'Nobody wants to get their clothes and food out of a garbage truck'

'Nobody wants to get their clothes and food out of a garbage truck'

TUALATIN, Ore. -- You might never meet 12 more determined people than a group in Tualatin.

The interesting part is that they're all fifth-grade students whose native language is not English.

Students in Kelly Hagen's English Language Development class at Bridgeport Elementary School are pulling out all of the stops to help Burundi, a country of approximately 10.5 million people in Central Africa. Burundi is a country where only half of children go to school. A 2002 study revealed that 68 percent of the entire population lived below the poverty line.

Through a mutual friend, Hagen got in touch with Emery Ninganza, the executive secretary at the non-profit Artisove Organization in Burundi, and he answers questions from the students about everyday life in Burundi. Ninganza sent pictures to Hagen of the poverty levels of the people in Burundi. She showed the pictures to her students to see if they wanted to figure out a way to help the children of Burundi.

The reaction from students was instant. They were primed for the chance to help.

"These guys are awesome," said Hagen, who is in her second year teaching at Bridgeport. "This is a passionate group."

Hagen has run programs similar to this, focusing on Hong Kong and England, when she taught at Hazelbrook and Templeton, two other schools within the district. However, the programs never really gained the traction from students that this year has seen. That's due in part to the grim photos of the conditions people in Burundi have to endure on a daily basis.

"As soon as they saw the pictures my friend sent of the people in this tiny town going through the garbage to get their clothing and food, it really got to these guys and they wanted to know what they could do to help," Hagen said.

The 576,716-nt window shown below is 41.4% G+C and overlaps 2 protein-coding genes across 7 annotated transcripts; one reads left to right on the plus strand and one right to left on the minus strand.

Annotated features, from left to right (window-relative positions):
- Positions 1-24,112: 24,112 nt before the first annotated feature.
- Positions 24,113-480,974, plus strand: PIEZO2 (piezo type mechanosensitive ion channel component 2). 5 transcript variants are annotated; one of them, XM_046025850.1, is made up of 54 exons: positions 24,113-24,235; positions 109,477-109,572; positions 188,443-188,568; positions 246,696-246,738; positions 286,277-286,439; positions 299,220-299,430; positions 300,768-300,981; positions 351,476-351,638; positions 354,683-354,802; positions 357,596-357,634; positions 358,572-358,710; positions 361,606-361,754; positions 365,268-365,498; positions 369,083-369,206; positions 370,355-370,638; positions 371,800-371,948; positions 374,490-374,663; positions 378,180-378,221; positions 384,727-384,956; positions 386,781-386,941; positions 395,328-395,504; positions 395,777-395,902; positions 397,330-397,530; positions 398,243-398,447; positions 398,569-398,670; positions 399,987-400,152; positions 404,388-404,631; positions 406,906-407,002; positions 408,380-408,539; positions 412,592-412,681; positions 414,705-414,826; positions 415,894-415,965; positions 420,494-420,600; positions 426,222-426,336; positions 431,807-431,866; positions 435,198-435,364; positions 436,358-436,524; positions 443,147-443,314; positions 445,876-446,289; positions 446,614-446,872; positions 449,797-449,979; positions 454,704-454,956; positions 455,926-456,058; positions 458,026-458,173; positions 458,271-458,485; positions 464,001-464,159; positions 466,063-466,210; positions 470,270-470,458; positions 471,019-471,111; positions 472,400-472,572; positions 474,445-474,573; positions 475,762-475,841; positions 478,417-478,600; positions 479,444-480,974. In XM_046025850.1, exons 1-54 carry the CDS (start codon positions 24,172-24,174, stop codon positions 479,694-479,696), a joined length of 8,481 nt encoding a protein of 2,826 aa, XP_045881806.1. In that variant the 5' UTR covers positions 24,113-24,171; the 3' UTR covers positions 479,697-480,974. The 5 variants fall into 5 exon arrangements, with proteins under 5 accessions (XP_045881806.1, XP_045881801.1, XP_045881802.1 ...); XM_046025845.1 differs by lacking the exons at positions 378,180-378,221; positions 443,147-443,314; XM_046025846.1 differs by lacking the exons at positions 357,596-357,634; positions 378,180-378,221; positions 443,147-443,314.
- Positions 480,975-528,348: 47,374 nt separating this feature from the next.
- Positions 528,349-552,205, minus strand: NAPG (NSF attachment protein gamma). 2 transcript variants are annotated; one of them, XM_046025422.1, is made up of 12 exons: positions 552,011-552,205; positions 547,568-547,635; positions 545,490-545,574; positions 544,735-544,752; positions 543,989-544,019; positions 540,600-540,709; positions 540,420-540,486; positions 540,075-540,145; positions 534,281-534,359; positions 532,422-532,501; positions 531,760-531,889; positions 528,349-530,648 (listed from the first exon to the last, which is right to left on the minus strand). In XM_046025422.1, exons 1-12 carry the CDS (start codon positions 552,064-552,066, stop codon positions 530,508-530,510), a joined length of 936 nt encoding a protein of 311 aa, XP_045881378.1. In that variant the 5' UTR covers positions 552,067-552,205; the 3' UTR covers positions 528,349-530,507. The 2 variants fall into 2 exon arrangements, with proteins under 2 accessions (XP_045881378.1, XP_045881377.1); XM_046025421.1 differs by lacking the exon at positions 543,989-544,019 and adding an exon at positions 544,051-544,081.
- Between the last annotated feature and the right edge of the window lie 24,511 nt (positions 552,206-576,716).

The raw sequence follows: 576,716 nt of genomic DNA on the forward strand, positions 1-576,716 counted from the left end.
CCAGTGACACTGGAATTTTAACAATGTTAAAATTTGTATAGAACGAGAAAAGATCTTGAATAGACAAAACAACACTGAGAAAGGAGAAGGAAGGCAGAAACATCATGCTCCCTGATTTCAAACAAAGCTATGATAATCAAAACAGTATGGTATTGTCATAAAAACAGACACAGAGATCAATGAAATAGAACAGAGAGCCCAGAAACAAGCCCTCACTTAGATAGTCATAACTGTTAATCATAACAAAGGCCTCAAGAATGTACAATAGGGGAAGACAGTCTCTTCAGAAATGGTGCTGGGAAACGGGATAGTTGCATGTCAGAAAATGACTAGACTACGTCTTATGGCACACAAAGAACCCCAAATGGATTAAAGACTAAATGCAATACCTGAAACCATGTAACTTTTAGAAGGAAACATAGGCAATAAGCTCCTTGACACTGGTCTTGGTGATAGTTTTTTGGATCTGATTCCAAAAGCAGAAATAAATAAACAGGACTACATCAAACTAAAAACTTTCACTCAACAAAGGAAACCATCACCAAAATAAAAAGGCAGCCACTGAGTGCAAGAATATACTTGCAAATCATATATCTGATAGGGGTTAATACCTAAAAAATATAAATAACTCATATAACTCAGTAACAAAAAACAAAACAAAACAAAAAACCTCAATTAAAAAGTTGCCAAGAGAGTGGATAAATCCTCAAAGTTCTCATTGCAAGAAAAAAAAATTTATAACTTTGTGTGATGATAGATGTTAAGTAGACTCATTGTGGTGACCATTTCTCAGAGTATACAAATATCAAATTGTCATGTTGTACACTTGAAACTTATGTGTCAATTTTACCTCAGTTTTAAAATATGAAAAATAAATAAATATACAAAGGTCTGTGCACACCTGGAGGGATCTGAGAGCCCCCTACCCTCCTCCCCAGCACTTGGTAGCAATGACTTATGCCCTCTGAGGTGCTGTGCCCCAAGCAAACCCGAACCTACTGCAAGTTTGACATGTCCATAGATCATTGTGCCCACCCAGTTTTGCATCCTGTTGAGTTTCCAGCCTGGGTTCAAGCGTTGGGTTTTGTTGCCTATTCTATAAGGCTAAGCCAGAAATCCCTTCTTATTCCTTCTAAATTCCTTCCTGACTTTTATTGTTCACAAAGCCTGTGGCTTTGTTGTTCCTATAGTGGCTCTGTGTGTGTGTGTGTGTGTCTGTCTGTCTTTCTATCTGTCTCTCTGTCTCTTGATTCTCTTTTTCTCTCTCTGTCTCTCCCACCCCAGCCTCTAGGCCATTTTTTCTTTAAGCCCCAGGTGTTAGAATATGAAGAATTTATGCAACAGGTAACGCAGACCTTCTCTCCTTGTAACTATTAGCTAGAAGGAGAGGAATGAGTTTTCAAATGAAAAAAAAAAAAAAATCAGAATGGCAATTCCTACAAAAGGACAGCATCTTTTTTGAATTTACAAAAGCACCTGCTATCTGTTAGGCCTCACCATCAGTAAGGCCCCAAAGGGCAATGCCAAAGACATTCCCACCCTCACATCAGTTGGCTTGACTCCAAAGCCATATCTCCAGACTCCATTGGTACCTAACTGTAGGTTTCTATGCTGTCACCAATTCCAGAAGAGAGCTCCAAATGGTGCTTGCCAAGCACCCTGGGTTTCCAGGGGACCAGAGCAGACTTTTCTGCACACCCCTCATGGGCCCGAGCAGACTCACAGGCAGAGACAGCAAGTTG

Students also saw video of the people of Burundi struggling to survive.

"(Mrs. Hagen) showed us some videos on YouTube and we saw kids chasing a trash cart for their food and clothes," said student Monse Rosas.

With the jarring photos and videos still fresh in their minds, the students decided to come up with a fund-raiser. They wanted to get clothes donated so the students could send those clothes to the needy in Burundi at the end of November, hopefully arriving in Burundi in time for Christmas. But the donation of clothes is only half the battle. They will still have to raise $1,000.

"That will help us send the clothes over there," said student Johana Jacintos.

The group wants to ship about 1,000 articles of clothing to Burundi and so far, they're estimating they've had approximately 400 articles of clothing donated, but that's not enough for this group. They're doing everything they can do raise as much awareness about their project as possible, hoping donations will roll in. They're having their project announced over the speaker system at the school to alert other students in the school. On this Tuesday, the students will give up their recess time to count up the fliers to be distributed to each class and then go around to different classes at Bridgeport to spread the message.

But the students aren't just sticking to their school to raise awareness of their project. A newspaper class of middle school students at an Escondido, Calif., heard about the Bridgeport students taking on the project. They set up a Skype interview with Hagen's class for a story and as they began to tell the Escondido students about the project, it was clear their passion for the project came through.

"Now they're getting going to do it, too," said student Janet Gonzales.

Hagen said the middle school students will send out a notice to the entire Escondido Union School District about the project, hoping to garner more donations.

Students at other schools within the Tigard-Tualatin School District -- Fowler, Hazelbrook and Tigard High School -- are also involved in the project. However, it seems clear that this group of 12 tiny, but determined students will make a small, but real change to people in a different country they've never met.

Why?

"We're trying really hard to get it going because it's really sad," Perez said. "Nobody wants to get their clothes and food out of a garbage truck. We just want to change their lives ... God gave birth to us, so we have to help other people who need help."

Hagen has set up the Facebook page Kids Helping Kids in Burundi to raise more awareness for the project. Anyone who wants to donate clothes can drop off clothes at the school by the Nov. 30 deadline. Monetary donations can be mailed to the school, in care of Hagen.